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  1. #1
    CC Grandmaster Garvinator's Avatar
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    Does checkmate end the game?

    Situation from tournament I am involved in:

    Following report is from the arbiter (not me).

    Tonight’s game between James and Stuart was certainly one of the more remarkable games played at The Gap Chess Club, even for James whose standard of remarkableness is quite high. During the game both players moved their queens to squares that led to their capture with no compensation (a la the “Willcock gambit”) – Stuart first at move 10, and James at move 40. Prior to James’ move 40 blunder he was leading by Q+R+N against a lone rook. Hence the shock to those in Room D6 when James and Stuart left the tournament room (Room D5) to inform the DOP that the game had ended in an agreed draw.

    However the greatest astonishment was left to when the scoresheets were reconstructed for post-match analysis.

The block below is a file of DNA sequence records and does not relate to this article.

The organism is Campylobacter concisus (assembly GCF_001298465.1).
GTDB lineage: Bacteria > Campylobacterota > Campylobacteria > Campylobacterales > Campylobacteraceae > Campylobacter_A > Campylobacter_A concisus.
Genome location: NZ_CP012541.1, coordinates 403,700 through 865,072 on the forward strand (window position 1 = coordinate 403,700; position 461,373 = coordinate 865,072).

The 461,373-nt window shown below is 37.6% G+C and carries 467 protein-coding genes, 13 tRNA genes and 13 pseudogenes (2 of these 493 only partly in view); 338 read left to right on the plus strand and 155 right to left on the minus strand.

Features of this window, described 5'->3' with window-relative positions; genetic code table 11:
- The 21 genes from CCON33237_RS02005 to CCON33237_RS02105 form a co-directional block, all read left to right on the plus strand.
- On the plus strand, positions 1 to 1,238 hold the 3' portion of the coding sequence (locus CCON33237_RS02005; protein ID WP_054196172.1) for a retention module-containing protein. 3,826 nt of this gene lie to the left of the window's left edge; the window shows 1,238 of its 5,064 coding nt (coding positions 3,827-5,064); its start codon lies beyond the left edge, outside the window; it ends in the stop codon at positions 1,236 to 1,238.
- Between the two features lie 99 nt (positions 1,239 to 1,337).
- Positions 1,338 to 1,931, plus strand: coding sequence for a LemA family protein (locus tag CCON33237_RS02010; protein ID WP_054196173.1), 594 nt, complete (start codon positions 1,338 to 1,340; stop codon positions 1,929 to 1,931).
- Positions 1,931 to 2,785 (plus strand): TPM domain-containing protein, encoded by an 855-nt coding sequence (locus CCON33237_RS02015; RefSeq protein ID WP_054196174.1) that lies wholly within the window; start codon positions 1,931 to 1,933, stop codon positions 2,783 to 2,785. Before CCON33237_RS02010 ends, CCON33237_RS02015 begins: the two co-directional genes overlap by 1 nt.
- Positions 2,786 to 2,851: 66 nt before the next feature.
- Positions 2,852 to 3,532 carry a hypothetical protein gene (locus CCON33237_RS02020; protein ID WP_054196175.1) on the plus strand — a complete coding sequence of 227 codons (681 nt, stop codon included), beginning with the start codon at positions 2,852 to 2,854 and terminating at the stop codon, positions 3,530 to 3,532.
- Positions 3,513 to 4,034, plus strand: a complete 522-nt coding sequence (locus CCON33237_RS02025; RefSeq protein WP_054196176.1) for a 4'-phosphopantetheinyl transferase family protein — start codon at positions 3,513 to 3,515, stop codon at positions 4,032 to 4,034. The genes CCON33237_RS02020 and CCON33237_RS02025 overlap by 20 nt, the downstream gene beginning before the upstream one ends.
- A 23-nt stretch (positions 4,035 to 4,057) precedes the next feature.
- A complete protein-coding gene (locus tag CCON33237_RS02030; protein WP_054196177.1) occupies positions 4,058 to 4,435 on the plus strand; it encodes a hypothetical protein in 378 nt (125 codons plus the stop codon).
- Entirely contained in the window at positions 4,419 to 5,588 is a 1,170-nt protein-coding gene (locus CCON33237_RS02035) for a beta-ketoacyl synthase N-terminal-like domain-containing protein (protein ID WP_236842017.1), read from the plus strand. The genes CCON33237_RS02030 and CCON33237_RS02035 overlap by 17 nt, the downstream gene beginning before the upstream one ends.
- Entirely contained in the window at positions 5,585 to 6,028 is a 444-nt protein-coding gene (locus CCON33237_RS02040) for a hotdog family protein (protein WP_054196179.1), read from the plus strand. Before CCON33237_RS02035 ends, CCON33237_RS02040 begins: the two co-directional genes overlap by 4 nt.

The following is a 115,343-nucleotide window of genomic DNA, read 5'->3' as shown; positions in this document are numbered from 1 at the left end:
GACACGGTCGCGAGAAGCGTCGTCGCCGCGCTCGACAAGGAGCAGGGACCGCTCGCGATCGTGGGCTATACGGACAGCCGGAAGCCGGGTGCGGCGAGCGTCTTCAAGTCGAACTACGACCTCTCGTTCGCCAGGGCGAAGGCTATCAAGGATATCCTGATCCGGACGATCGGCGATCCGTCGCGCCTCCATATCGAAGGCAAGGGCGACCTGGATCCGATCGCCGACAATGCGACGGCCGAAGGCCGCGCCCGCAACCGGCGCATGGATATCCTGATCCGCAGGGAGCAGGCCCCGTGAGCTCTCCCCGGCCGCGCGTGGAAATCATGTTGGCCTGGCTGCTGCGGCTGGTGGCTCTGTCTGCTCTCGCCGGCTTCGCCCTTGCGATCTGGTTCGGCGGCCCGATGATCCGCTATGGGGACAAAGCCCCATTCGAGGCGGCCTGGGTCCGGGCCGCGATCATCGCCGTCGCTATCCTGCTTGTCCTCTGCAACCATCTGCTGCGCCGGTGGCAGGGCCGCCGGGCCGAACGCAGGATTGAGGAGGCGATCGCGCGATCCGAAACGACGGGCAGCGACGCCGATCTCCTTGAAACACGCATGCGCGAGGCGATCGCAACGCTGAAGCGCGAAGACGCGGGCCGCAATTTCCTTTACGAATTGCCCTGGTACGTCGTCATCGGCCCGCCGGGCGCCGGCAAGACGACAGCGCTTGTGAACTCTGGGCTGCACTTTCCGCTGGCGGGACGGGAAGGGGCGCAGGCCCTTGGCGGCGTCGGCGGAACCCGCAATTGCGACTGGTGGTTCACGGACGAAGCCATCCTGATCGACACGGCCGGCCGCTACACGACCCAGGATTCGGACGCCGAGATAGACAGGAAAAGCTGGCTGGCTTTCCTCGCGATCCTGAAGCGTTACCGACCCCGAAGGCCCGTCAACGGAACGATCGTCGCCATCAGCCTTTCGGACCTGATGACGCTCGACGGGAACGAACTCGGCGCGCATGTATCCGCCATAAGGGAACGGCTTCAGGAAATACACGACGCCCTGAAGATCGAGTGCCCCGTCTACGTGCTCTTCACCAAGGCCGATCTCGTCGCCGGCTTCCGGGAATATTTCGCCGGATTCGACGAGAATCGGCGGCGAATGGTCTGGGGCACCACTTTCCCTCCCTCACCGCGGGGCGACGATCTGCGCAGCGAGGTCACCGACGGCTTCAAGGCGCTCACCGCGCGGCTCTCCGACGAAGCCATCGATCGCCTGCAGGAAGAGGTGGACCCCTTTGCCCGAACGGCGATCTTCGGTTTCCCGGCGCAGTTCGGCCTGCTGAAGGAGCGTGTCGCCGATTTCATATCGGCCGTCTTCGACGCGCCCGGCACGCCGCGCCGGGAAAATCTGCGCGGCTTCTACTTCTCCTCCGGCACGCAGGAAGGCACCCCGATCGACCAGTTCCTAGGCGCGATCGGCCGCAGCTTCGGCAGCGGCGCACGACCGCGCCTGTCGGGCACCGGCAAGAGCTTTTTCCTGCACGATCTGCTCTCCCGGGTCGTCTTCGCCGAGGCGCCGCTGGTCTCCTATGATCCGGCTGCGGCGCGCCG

It turned out that James had achieved checkmate at move 22.

    Both players were unaware of this and Stuart avoided losing the game by unknowingly making an illegal move. Even then, a simple QxR would have been checkmate again. However James captured the rook with his bishop, and then Stuart moved his knight to the f7 square where his rook had been, thus making the game ‘legal’ again. James has never beaten Stuart in a tournament game, and won’t come any closer than tonight, but at least achieved his first ever draw against Stuart and avoided loss in a Flood Cup game for the first time.

    In case anyone think James and Stuart’s play was subject to time pressure, both players had more than one hour on the clock for the whole of the game.